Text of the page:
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Trump’s Infrastructure Plan Still Has No Foundation

How far has President Donald Trump’s plans on infrastructure progressed? So far, not much.
August 1 was the 10th anniversary of the Interstate 35W bridge collapse in Minnesota, which killed 13 people.
Trump’s Infrastructure Plan Still Has No Foundation
By Ray Inoue ·

It’s been over a month since President Donald Trump’s “infrastructure week,” which supposedly celebrated Trump’s promises to revitalize American infrastructure. Trump promised that details will come “very soon.”

In truth, his plans for infrastructure have gathered dust and have been devoid of details.

After spending the past month suffering defeats on repealing the Affordable Care Act and being distracted by many other issues, Trump has had little to show on his commitment towards infrastructure.

“Remember the $1 trillion infrastructure proposal that he spoke about? One trillion dollars. Where is it? What happened to it?” asked New York Governor Andrew Cuomo during a speech in July. “It was the single best idea that I heard come from his campaign, and now it's disappeared.”

Fact is Trump’s plan is a fantasy. Trump has only proposed spending $200 billion of unspecified funds in his infrastructure plan and offering tax incentives, which he says will magically leverage $800 billion in private investment.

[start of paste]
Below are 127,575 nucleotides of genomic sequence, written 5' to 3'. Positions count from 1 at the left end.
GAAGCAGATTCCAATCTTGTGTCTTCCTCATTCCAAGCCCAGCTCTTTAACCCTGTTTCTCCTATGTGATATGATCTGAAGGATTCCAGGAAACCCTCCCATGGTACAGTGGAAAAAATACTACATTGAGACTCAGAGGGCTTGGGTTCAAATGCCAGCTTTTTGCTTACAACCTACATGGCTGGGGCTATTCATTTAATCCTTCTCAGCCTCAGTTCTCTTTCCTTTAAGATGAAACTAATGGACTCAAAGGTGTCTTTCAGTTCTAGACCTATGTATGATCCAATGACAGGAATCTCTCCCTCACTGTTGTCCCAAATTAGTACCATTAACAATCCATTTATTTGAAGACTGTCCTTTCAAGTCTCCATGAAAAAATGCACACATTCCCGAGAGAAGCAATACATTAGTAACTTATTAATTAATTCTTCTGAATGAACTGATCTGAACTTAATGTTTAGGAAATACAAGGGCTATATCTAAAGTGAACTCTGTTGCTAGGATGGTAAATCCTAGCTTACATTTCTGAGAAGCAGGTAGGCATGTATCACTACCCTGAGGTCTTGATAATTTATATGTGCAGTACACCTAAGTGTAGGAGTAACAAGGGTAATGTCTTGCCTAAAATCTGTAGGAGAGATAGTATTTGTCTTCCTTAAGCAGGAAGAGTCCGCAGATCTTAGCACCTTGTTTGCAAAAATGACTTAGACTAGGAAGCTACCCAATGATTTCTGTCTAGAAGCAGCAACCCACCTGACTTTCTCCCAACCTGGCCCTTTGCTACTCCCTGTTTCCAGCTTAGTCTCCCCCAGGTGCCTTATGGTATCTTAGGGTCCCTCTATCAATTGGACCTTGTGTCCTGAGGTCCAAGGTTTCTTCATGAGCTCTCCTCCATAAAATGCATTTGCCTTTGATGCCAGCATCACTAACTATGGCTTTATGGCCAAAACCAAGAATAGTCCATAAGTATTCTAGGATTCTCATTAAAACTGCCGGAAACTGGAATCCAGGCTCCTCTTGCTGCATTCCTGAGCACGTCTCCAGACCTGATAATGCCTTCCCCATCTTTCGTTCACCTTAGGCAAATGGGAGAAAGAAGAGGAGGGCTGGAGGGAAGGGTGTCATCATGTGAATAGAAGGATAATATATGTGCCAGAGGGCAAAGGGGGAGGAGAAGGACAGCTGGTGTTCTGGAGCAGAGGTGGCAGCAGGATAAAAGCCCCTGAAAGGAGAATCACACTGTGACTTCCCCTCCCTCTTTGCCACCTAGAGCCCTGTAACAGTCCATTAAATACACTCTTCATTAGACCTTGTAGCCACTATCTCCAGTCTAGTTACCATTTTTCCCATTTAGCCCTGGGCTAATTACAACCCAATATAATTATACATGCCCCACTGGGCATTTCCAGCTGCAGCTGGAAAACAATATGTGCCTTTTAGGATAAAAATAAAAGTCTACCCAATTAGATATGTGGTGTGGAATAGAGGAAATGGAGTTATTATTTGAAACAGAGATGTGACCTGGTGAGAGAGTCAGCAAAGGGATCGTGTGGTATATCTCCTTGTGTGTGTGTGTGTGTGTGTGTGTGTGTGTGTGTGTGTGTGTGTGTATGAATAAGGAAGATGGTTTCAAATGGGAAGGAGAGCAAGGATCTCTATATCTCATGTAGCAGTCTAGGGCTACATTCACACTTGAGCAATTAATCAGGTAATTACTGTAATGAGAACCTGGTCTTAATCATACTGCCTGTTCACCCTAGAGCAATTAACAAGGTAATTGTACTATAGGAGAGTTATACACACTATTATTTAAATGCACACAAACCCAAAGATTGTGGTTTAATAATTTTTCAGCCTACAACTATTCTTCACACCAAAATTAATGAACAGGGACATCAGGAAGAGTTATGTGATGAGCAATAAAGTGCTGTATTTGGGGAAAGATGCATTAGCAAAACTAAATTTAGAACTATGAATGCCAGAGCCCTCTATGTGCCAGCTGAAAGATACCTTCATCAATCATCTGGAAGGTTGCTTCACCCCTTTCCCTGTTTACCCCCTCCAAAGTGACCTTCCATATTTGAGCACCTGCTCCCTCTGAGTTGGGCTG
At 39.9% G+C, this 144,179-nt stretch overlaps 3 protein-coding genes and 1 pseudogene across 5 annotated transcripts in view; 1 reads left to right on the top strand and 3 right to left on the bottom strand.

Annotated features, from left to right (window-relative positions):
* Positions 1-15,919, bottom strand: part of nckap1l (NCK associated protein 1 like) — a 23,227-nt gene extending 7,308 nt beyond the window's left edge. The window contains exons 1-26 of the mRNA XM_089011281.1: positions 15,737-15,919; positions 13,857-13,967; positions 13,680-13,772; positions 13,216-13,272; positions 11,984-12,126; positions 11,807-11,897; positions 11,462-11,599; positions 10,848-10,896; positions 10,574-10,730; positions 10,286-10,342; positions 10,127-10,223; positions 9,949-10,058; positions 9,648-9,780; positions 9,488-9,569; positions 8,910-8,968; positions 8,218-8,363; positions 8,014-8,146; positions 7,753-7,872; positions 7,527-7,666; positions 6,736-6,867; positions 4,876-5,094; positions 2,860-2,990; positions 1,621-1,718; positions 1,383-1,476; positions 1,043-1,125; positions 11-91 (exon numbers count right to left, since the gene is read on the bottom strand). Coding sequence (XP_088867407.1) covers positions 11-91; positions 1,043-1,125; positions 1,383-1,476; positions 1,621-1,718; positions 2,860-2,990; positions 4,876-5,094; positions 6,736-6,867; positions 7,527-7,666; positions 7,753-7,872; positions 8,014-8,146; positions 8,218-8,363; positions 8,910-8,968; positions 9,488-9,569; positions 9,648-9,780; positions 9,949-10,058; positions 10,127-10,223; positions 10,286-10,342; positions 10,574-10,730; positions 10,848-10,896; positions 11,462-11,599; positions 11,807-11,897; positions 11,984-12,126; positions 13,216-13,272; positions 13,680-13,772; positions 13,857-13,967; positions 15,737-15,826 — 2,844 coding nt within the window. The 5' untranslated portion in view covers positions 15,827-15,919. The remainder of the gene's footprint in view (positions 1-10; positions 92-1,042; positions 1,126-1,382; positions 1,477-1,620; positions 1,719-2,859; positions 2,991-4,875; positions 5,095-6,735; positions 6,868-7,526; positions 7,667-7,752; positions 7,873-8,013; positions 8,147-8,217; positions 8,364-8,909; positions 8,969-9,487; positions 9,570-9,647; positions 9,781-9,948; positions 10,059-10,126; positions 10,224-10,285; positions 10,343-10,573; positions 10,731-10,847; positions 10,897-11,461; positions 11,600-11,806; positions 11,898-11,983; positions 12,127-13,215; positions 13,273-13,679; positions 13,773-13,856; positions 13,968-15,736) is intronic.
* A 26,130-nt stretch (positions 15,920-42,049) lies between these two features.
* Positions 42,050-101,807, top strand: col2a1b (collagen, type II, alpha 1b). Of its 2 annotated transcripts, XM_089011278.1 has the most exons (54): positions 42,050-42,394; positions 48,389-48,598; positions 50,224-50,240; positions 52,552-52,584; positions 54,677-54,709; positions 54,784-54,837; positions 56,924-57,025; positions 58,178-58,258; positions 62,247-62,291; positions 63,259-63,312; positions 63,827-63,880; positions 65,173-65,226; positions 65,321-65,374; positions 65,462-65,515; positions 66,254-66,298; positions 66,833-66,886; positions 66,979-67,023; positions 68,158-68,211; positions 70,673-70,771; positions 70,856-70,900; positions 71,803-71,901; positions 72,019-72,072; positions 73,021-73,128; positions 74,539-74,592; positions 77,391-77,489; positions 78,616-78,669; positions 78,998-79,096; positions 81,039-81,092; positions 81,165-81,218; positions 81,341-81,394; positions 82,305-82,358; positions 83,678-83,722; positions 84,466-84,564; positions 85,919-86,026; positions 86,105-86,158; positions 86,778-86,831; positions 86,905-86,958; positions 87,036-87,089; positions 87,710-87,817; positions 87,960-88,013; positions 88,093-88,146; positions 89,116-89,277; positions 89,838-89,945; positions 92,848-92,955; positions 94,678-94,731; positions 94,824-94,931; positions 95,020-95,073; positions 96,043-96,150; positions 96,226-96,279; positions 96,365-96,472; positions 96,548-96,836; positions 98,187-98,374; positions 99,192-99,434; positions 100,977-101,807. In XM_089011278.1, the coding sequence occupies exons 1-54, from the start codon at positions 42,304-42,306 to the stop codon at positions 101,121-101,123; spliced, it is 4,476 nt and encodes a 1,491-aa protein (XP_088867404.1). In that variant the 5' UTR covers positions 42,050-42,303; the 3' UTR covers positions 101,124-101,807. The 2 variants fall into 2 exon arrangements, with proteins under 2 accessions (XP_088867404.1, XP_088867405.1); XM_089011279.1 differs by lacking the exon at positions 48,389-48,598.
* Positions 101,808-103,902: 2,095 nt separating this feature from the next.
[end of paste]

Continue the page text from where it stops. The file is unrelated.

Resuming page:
Even members of Congress are not anxious to move forward on an infrastructure bill, preferring to push it off until next year while they deal with other priorities – such as giving tax breaks for the rich.

What’s more, the president is missing the mark in his promises to revitalize rural infrastructure. The Trump team’s proposal to would fix rural infrastructure would entail selling out to private contractors. And many members of Congress from rural states – those from Trump’s own party – have serious doubts that privatization would work.

AFSCME Pres. Lee Saunders blasted Trump’s infrastructure plan, calling it “a colossal $200 billion corporate handout, which will outsource good jobs to private interests at the expense of safety and accountability.”

This week, on the 10th anniversary of the collapse of the Interstate 35W bridge in Minnesota, America must re-commit to rebuilding our aging infrastructure the right way.

Instead of empty rhetoric and photo-ops from the White House, we need a plan “that will create good jobs that can sustain working families, one that invests in quality public services, and that will require those who can afford it to pay their fair share of the cost,” Saunders said.

We support a plan put forth by Senate Democrats earlier this year, which calls for a direct investment of $1 trillion over 10 years and is expected to create 15 million jobs. The Congressional Progressive Caucus has proposed a $2 trillion plan.

Neither proposal calls for privatizing the nation’s public infrastructure.

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